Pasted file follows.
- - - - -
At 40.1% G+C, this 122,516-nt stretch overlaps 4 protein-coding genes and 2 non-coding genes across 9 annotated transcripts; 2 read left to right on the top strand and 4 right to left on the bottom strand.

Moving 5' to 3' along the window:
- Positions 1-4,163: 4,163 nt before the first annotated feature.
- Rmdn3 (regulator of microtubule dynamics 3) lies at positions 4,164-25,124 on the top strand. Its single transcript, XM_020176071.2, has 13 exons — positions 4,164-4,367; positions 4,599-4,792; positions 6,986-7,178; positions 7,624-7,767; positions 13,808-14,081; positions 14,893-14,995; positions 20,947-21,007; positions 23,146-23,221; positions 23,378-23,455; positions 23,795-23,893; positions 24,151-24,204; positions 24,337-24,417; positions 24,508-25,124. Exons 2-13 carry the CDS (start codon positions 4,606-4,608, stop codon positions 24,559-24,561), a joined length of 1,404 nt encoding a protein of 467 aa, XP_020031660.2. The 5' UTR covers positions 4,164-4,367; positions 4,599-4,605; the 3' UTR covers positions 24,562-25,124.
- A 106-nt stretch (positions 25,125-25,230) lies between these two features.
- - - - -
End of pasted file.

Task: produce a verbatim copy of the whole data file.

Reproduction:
At 40.1% G+C, this 122,516-nt stretch overlaps 4 protein-coding genes and 2 non-coding genes across 9 annotated transcripts; 2 read left to right on the top strand and 4 right to left on the bottom strand.

Moving 5' to 3' along the window:
- Positions 1-4,163: 4,163 nt before the first annotated feature.
- Rmdn3 (regulator of microtubule dynamics 3) lies at positions 4,164-25,124 on the top strand. Its single transcript, XM_020176071.2, has 13 exons — positions 4,164-4,367; positions 4,599-4,792; positions 6,986-7,178; positions 7,624-7,767; positions 13,808-14,081; positions 14,893-14,995; positions 20,947-21,007; positions 23,146-23,221; positions 23,378-23,455; positions 23,795-23,893; positions 24,151-24,204; positions 24,337-24,417; positions 24,508-25,124. Exons 2-13 carry the CDS (start codon positions 4,606-4,608, stop codon positions 24,559-24,561), a joined length of 1,404 nt encoding a protein of 467 aa, XP_020031660.2. The 5' UTR covers positions 4,164-4,367; positions 4,599-4,605; the 3' UTR covers positions 24,562-25,124.
- A 106-nt stretch (positions 25,125-25,230) lies between these two features.